The basic approach for applying advanced gamification principles begins by recognizing that people naturally enjoy doing certain things and then finding ways to layer those activities over their required tasks to make the entire experience more enjoyable and satisfying. Depending on their personality type, different individuals will find certain gamified mechanics more compelling than others. It is very important to not force a single motivational model or interaction mechanic on anyone, but instead give them the freedom of choice and a sense of agency over the experience. That said, these options are generally drawn from the same finite set, namely: completing challenges, collecting things, creative endeavors, competing with others or against oneself, collaboration and communicating with others, and creating order from chaos. Next, we introduce enticing universal emotions – surprise, satisfaction, status, progression, and prestige – by recognizing, encouraging, and rewarding users to do what they intrinsically already enjoy. The result an activity-based engagement design that encourages deep and more meaningful participation.
Applying advanced gamification principles to create intrinsically motivated employees is complex. It requires many expert hands to construct a fully-integrated strategy and choice-based engagement experience that threads through all points of interaction, encouraging and facilitating desired outcomes. But it also requires extremely sophisticated technologies, an examples of which is PUG’s Picnic Engagement Hub. These platforms should be purpose-built to integrate with existing datasources, CRM, websites, or applications to unleash the full power of engagement and motivation and create employee communities that are more involved, committed, and loyal. They should include sophisticated questing and purposeful activities such as challenges, prizing, and gameplay mechanics, to social login, sharing, and milestones. And lastly, they will need to deliver insight reports to evaluate outcomes and success metrics to be able to measure ROI on the program and make adjustments as necessary.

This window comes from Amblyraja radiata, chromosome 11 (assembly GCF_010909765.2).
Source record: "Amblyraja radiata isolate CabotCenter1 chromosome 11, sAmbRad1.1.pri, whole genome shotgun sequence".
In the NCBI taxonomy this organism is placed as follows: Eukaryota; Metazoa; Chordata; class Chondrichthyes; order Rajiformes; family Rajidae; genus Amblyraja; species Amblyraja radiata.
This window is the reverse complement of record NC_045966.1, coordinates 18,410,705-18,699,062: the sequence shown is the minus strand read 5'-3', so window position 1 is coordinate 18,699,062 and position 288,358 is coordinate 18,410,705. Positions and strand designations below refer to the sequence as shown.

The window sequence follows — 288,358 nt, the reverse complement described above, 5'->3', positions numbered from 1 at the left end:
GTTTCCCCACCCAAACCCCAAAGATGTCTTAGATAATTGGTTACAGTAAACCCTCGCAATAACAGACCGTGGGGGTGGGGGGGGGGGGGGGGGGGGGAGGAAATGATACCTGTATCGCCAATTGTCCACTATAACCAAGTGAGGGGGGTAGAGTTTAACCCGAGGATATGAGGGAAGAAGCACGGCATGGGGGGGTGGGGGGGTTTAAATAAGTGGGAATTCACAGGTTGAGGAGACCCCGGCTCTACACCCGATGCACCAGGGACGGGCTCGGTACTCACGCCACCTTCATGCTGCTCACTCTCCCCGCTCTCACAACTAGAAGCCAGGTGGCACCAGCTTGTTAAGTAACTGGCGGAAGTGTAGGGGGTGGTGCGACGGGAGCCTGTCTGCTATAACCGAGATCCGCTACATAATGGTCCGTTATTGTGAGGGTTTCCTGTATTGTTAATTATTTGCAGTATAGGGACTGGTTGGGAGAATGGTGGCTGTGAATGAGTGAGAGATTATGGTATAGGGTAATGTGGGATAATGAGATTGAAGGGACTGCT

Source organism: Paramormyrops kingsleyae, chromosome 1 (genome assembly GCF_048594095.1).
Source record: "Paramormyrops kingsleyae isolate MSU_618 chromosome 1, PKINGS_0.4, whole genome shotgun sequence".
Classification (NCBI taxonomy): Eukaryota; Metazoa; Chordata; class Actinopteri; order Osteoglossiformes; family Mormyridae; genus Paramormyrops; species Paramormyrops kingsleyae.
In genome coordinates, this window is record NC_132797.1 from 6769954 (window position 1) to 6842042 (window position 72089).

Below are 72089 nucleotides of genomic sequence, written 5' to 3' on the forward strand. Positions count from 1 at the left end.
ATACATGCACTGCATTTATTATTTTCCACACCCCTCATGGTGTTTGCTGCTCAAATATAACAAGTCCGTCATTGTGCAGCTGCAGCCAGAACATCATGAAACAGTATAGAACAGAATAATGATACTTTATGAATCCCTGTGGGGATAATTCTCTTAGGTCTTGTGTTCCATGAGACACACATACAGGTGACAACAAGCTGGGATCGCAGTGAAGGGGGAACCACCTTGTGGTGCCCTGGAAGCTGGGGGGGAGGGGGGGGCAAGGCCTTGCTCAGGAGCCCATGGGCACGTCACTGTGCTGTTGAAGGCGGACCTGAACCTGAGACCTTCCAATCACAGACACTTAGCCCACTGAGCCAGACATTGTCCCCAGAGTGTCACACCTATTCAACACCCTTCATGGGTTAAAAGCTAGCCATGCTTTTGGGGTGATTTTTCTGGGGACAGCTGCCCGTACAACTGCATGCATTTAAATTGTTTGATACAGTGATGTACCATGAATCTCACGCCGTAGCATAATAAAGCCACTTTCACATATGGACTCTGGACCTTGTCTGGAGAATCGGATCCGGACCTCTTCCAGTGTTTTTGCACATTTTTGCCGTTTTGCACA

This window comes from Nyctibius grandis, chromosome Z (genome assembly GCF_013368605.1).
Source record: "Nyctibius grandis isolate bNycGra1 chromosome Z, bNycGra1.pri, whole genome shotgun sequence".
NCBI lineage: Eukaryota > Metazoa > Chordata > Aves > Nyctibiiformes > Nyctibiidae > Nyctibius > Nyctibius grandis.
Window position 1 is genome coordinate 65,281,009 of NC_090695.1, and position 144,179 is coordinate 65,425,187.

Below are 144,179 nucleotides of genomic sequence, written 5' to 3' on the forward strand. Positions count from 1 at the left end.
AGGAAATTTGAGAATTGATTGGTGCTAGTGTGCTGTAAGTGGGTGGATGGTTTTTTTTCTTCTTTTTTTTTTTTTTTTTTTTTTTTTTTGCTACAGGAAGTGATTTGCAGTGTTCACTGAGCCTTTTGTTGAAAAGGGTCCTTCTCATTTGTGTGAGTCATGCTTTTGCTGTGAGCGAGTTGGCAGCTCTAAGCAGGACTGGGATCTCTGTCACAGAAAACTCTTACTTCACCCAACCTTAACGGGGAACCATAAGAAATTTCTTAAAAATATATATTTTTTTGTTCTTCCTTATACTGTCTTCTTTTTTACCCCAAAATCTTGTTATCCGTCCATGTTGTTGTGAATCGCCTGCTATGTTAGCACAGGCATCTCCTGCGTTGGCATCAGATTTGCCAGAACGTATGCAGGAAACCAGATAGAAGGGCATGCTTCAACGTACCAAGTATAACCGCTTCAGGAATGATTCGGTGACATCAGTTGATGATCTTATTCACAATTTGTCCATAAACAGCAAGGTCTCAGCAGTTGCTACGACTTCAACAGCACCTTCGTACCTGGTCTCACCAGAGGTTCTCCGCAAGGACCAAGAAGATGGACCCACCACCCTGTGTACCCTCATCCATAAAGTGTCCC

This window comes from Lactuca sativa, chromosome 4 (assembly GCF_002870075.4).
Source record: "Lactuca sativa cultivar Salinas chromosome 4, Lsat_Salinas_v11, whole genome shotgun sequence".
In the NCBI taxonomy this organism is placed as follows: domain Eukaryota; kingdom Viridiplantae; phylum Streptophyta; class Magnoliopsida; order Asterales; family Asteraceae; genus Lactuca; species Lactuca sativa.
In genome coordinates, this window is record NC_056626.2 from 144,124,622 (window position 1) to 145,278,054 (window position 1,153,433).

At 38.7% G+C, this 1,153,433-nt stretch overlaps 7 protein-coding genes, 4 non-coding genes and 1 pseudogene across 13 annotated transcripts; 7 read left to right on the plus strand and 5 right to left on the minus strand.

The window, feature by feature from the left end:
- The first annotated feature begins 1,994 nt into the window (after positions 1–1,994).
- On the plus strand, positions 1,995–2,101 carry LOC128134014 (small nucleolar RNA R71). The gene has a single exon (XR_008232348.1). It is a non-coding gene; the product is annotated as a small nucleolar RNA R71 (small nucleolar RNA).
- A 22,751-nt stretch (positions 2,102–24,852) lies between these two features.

One reason that introducing greater freedom-of-choice is especially powerful is because of the valuable data it exposes around the decisions being made, which can provide great insight into trends past, current and future. An employee engagement experience designed in such a way can not only collect this decision-based data, but also help uncover the “why” in each choice being made. By analyzing what actions and choices reveal about the community, it becomes possible to confirm assumptions and perform additional tuning to the experience for even better results.
Steve is CEO of PUG Interactive, an award-winning company that uses gameplay principles and technologies to solve challenging business problems. Founded in 2008, PUG Interactive offers a complete, end-to-end approach to get communities active and engaged — creating fun, playful places that foster and measure community identity, reputation, and status. Steve has 19+ years of direct experience in the video game industry, having designed and produced several AAA games for Disney Interactive, Electronic Arts, Sega, and Ubisoft that have generated sales in excess of $650 million. In 2006, he became the founding President and CEO of Hothead Games, winner of the Canadian New Media Association’s award for “Most Promising New Company of 2007.”